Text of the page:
Jacob Kaplan-Moss

Five things I hate about Python

I wrote this post in 2007, more than 16 years ago. It may be very out of date, partially or totally incorrect. I may even no longer agree with this, or might approach things differently if I wrote this post today. I rarely edit posts after writing them, but if I have there'll be a note at the bottom about what I changed and why. If something in this post is actively harmful or dangerous please get in touch and I'll fix it.

Inspired by Titus (who was in turn inspired by brian d foy), here’s what I hate about Python. I completely agree with Brian that you can’t trust any advocate who doesn’t know enough to find stuff to hate. Given that I spend a lot of time advocating Python, writing down what I hate seems a good exercise. Perhaps I’ll do the same for Django in the future…

Anyway, here are the five things I hate about Python, presented Letterman-style:

5. Where are my interfaces?

I’m pretty convinced that every piece of software has at least one good idea. Even the steaming hunk of crap that we call “Java” has one: interfaces.

Now, I’m pretty convinced that Python strikes a great balance between expressiveness and minimalism; I can do nearly everything I want with the small set of built-in types. However, the one thing I can’t effectively do is codify a set of behaviors into an interface. There are a number of third-party libraries that implement interfaces (PyProtocols, zope.interface), but they feel “clunky” compared to what first-class interfaces would solve. It seems to me that interfaces are a perfect match to duck typing; I shouldn’t need to care care about the difference between something that pretends to be a list and something that really is a list.

4. What the hell is a list, anyway?

I think this next one follows naturally out of the above. Many, many functions are documented as operating on “list-like” or “file-like” or “dict-like” objects, but there’s a general lack of agreement about what exactly constitutes a minimal interface for any of these objects. Is something that supports read() and write() enough to be a “file,” or is seek() a necessity, too?

Does a list just need to implement __getitem__, or is __len__ required? I could go on and on.

This has real – and sometimes nasty – repercussions: the HttpResponse object in Django implements (our idea of) a minimal file interface, and so much of the time you can pass one in anywhere you’d normally use a file. However, some libraries with different ideas of “file-ness” will break when handed an HttpResponse (for a while reportlab wouldn’t handle an HttpResponse; I forget what we had to add to make that work).

Python 3000 supposedly will solve this with the use of ABCs (Abstract Base Classes); that’s OK, but I’d still rather see interfaces.

3. Concurrency is is really really hard hard

Concurrency in Python sucks balls.

Threading is slow because of the GIL and hard because the built-in threading module is rudimentary (at best).

Coroutines/microthreads are only supported if you want to experiment with Stackless.

If you want asyncronous IO you’ve basically got two shitty options: the standard library asyncore module (which is far too low-level and rudimentary to be considered “easy”), and Twisted which is huge and chronically under-documented.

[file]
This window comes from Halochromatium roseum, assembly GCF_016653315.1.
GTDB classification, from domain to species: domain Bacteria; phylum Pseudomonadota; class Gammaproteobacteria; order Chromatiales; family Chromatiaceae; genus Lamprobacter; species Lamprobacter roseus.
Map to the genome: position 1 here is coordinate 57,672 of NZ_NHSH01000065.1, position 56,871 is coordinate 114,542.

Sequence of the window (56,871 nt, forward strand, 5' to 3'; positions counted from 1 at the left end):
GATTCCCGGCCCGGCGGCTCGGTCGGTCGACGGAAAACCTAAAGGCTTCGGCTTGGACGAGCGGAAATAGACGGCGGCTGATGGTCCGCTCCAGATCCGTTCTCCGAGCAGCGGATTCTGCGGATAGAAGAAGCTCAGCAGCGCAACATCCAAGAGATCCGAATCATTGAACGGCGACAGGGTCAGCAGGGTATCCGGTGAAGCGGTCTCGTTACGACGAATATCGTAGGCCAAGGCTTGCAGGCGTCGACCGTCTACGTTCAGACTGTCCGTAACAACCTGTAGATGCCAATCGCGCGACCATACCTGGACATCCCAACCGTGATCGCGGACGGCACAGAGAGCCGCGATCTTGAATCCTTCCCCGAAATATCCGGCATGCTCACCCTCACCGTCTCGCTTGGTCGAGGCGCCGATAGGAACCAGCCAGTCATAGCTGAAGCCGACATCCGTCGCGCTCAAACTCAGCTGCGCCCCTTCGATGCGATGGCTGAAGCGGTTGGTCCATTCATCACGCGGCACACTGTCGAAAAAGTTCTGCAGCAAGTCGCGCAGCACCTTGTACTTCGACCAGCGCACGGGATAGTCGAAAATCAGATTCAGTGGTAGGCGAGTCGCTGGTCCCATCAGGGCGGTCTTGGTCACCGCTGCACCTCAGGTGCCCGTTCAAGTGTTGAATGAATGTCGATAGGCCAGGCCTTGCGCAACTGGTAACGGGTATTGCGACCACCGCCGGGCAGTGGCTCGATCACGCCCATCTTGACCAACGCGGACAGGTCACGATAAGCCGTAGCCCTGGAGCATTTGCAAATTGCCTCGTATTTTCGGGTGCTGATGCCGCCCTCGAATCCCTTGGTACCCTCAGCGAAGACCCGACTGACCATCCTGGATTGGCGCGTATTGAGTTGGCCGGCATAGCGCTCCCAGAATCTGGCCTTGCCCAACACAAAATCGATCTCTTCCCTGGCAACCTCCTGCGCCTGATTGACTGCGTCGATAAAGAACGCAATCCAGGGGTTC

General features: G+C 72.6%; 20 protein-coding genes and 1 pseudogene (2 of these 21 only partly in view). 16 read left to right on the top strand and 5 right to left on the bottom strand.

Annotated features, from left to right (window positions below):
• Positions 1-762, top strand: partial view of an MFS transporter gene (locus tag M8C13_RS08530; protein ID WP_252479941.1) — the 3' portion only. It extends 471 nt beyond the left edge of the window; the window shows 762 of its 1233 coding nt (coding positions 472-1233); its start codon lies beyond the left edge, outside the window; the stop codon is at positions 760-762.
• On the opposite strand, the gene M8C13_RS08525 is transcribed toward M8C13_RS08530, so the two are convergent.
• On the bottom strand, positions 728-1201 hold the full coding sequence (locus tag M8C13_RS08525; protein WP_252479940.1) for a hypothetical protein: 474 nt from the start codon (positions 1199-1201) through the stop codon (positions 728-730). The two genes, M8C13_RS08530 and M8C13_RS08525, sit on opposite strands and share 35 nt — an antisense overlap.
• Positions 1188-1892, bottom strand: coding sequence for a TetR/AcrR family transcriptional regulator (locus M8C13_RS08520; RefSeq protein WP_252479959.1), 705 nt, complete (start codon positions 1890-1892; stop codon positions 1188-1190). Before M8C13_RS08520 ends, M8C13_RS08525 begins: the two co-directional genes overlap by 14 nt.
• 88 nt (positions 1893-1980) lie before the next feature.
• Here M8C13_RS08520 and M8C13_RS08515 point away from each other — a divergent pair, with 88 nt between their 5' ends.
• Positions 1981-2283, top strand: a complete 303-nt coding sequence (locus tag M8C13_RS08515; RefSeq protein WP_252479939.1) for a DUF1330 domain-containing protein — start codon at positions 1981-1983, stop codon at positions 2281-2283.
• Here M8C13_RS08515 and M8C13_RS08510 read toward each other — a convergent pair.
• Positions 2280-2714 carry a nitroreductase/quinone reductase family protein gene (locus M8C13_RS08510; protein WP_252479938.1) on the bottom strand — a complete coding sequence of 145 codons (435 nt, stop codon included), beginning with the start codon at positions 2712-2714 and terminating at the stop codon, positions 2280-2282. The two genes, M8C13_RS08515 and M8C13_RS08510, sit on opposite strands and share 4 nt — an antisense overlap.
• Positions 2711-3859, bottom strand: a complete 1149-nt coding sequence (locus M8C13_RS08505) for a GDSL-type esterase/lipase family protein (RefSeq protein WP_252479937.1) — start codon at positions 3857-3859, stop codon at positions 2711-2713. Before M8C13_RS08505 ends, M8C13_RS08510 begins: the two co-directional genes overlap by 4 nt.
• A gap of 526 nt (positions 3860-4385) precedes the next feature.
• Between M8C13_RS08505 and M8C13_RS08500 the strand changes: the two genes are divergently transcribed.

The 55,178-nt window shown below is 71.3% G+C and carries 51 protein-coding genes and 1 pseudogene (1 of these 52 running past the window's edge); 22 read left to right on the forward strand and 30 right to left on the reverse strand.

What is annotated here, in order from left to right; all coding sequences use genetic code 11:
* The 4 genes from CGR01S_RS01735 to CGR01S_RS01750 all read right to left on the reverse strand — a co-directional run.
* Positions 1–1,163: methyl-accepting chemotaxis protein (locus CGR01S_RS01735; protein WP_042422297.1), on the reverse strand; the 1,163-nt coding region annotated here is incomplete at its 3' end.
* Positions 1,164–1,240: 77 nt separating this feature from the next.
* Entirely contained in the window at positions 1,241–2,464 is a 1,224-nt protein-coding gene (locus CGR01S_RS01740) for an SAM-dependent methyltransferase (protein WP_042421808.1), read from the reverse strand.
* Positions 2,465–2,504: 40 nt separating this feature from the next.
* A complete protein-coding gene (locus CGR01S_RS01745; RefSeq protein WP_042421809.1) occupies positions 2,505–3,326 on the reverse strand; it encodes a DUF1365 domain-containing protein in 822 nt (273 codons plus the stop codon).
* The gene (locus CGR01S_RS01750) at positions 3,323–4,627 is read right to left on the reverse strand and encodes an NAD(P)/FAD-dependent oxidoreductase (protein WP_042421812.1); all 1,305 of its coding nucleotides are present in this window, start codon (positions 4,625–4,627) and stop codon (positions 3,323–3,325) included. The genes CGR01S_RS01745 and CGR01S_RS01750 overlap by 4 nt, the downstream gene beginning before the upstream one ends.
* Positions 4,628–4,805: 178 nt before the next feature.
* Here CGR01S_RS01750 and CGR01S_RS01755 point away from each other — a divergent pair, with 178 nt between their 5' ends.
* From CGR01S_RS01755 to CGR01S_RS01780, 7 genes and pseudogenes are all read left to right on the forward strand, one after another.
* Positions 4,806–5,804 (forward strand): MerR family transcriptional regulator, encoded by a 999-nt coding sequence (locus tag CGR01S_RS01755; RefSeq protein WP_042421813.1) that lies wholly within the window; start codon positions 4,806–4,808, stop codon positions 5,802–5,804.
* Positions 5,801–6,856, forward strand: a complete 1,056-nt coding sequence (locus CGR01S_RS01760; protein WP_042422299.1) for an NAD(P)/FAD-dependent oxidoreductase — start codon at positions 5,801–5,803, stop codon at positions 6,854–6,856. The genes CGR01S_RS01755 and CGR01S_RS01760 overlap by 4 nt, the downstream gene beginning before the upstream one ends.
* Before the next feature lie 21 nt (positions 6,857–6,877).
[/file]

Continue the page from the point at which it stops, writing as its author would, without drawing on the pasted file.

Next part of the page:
2. Egg on my face

OK, they’re only really a de facto part of Python, but I’m still gonna bitch about Eggs: I freeking hate them.

Sure, easy_install Something is quite awesome, but I couldn’t be more unhappy about how that actually works. I could bitch for ages about ’em, but I’ll just point out the two big things I can’t stand:

First, Have you ever looked at sys.path with a couple of eggs installed? Here’s a bit of mine:


That’s right: each egg gets its own entry on sys.path. This is bad because of the way Python’s import mechanism works; importing a package makes around ten different open syscalls for each entry on sys.path; that is, import foo looks for:

  • foo.so
  • foomodule.so
  • foo.py
  • foo.pyc
  • foo.pyo
  • foo/__init__.so
  • foo/__init__module.so
  • foo/__init__.py
  • foo/__init__.pyc
  • foo/__init__.pyo

Multiply that by 10 or 20 or however many eggs you’ve got and you’re actually talking serious import overhead here.

Second – and more distressing to me – is the fact that eggs get in the way of viewing source. Packages installed from eggs are installed as ZIP files; this means that viewing their source requires unpacking the egg. Yes, this is a bit trivial, but newbies to Python aren’t even going to know how to do this! I’ve talked to a number of first-time Python people who assume that CheeseShop packages are closed-source in some way.

You can fix this, by the way, with these lines in ~/.pydistutils.cfg:

zip_ok = false

But that’s a hack, really.

1. Whose standards are these, anyway?

Finally, we come to the standard library.

I should say off the top that for many, many uses the standard library is awesome. The concept of “batteries included” is fantastic, and the particular batteries that Python includes are for the most part amazing. I feel comfortable critcizing the standard library precisely because it’s so good – with a minimal amount of work, it could be even better.

Titus covered the problems of inconsistancy and spotty documentation pretty well, so I’ll focus on my specific concern: what exactly is considered “standard”, anyway?

There’s a whole set of libraries out there that I basically consider required to get any real work done, but aren’t included in the standard library. A (partial) list would include:

Python would be about 100% more useful if the standard library included more packages that people actually consider “standard”.


Fixed the spelling of brian d foy’s name. Sorry!